Research and evaluation

Research on funding for young people with SEN

“Staff from Isos accurately summarised multiple local contexts, leading to insightful questioning and comments.”
— Herefordshire Council


The brief

In 2014, the Department for Education (DfE) commissioned Isos to undertake research into arrangements for funding support for children and young people with special educational needs (SEN) in England. The aim of the research was to analyse how effectively the current national and local SEN funding arrangements were working, and to make recommendations as to how they could be improved in the future.

What did we do?

Between autumn 2014 and spring 2015, we worked closely with a small, but broadly representative group of 13 local education systems. During our initial evidence-gathering phase, we engaged a wide range of leaders, practitioners and stakeholders in each local education system, including:

  • elected members, senior officers and practitioners from the local authority;

  • leaders and SEN leads from early years settings, mainstream schools, special schools, and post-16 institutions;

  • commissioners and strategic partners from local health and social care services; and

  • representatives of parents and carers of young people with SEN.

We drew on the evidence from our fieldwork to develop a set of key messages and recommendations, which we tested through a series of in-depth workshops with colleagues from the DfE, representatives from the 13 local education systems, and a small number of national experts. We also worked closely with our partners at Oxford Consultants for Social Inclusion to analyse and model a formula-based approach to allocating the high needs block from national government to local authorities.

What difference did we make?

We developed a comprehensive report, detailing what we found was working well, the key challenges and the options for reform in each part of the SEN system. In the report, we made a series of 17 recommendations for national and local government for improving the effectiveness of SEN funding arrangements. These included recommendations relating to:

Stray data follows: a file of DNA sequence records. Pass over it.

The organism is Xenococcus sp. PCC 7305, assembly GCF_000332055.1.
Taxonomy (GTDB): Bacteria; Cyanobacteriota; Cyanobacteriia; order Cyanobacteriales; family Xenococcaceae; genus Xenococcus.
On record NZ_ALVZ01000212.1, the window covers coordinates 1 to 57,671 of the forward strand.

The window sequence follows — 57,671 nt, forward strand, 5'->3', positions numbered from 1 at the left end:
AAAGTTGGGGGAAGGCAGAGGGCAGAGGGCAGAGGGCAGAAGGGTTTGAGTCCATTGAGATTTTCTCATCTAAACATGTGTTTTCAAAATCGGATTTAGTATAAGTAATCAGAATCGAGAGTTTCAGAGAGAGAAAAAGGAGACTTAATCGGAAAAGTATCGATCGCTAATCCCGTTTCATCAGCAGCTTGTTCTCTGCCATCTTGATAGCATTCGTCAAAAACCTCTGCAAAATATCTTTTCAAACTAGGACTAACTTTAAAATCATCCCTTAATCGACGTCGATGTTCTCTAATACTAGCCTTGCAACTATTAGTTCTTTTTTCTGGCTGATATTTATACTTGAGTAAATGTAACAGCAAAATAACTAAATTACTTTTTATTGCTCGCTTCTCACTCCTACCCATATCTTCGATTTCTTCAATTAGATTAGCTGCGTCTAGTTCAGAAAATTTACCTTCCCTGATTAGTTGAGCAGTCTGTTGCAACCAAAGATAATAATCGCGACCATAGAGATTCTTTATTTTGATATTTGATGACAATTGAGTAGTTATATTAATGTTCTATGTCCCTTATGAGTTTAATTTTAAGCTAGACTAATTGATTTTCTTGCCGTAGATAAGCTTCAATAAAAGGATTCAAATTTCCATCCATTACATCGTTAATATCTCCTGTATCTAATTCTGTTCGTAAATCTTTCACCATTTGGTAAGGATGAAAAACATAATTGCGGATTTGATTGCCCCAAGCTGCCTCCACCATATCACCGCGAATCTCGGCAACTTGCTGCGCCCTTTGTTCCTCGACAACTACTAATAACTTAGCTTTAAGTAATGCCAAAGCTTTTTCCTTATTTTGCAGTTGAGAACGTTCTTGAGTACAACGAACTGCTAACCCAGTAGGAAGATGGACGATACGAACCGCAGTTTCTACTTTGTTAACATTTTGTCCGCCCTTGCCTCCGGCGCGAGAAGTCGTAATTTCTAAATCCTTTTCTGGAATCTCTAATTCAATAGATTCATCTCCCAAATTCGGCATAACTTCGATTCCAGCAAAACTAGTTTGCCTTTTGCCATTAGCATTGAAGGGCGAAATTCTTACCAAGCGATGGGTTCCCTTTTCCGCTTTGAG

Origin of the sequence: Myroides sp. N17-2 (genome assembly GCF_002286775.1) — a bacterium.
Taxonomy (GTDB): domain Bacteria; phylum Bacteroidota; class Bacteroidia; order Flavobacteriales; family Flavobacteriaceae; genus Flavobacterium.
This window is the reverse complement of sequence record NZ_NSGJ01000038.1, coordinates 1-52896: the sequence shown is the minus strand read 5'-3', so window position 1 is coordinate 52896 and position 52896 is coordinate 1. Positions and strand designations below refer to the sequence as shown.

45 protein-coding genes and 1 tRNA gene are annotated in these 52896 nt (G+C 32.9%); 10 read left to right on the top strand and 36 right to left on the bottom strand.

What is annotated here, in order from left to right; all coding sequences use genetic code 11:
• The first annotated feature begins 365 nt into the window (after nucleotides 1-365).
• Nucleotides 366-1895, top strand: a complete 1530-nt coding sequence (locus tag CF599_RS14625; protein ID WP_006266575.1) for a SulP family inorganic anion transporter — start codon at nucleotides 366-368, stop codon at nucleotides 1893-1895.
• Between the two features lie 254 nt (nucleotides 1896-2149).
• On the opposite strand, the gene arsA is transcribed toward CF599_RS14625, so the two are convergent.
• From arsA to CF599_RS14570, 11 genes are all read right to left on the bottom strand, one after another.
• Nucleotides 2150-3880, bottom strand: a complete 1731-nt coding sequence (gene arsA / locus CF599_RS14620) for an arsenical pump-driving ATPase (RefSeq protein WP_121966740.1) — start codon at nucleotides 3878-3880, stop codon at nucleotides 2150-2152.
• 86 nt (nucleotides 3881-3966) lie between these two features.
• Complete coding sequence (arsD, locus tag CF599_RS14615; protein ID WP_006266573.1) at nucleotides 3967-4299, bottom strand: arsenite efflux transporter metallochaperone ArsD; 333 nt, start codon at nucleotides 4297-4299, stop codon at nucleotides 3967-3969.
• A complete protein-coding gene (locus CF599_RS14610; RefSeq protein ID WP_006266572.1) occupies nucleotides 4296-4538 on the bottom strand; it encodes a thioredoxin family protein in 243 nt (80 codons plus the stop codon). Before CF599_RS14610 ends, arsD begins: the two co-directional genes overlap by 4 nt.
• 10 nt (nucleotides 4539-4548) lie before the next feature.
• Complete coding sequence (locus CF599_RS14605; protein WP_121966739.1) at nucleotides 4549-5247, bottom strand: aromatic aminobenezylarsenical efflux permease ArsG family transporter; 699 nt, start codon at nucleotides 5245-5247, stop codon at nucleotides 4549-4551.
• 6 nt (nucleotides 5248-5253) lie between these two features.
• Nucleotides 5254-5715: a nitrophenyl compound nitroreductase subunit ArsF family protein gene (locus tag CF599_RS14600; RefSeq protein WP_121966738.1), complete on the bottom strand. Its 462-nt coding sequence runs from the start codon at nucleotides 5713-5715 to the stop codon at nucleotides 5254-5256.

• moving to a new, formula-based approach to allocating the high needs block to local authorities;

  • improving the consistency and transparency of funding for mainstream early years settings, schools and post-16 institutions;

  • reforming the way in which places in specialist settings (e.g. special schools, units, resourced provisions, and in post-16 institutions) are commissioned to improve local planning;

  • improving the operation of top-up funding and ensuring there is swift access to time-limited resources that are not dependent on the statutory assessment process; and

  • improving, and potentially piloting on a sub-regional basis, joint strategic commissioning of provision for children and young people with the most complex, low-incidence needs.

The report has been well-received by the sector and key SEN stakeholders, and has been used by the DfE to inform their decisions about reforming funding arrangements, including those for young people with SEN.

What did those involved say about the work?

“Staff from Isos accurately summarised multiple local contexts, leading to insightful questioning and comments. An additional benefit of involvement in the research was allowing us opportunity to learn from others, as well as providing protected time to reflect in more detail on our approach.” 
— Herefordshire Council

“Responding to insightful questions and knowledgeable observations provided for us a catalyst for reflection and self-evaluation. This was useful in both affirming certain aspects of practice, and stimulating further discussion and development of ideas for the future.” 
— East Riding of Yorkshire Council

“Participating in this research has enabled the local authority to get across some of the challenges and issues we are facing with the funding for SEN and we can see that some of this has directly influenced the thinking behind the current proposals for high-needs funding on which the government is consulting.” 
— Manchester City Council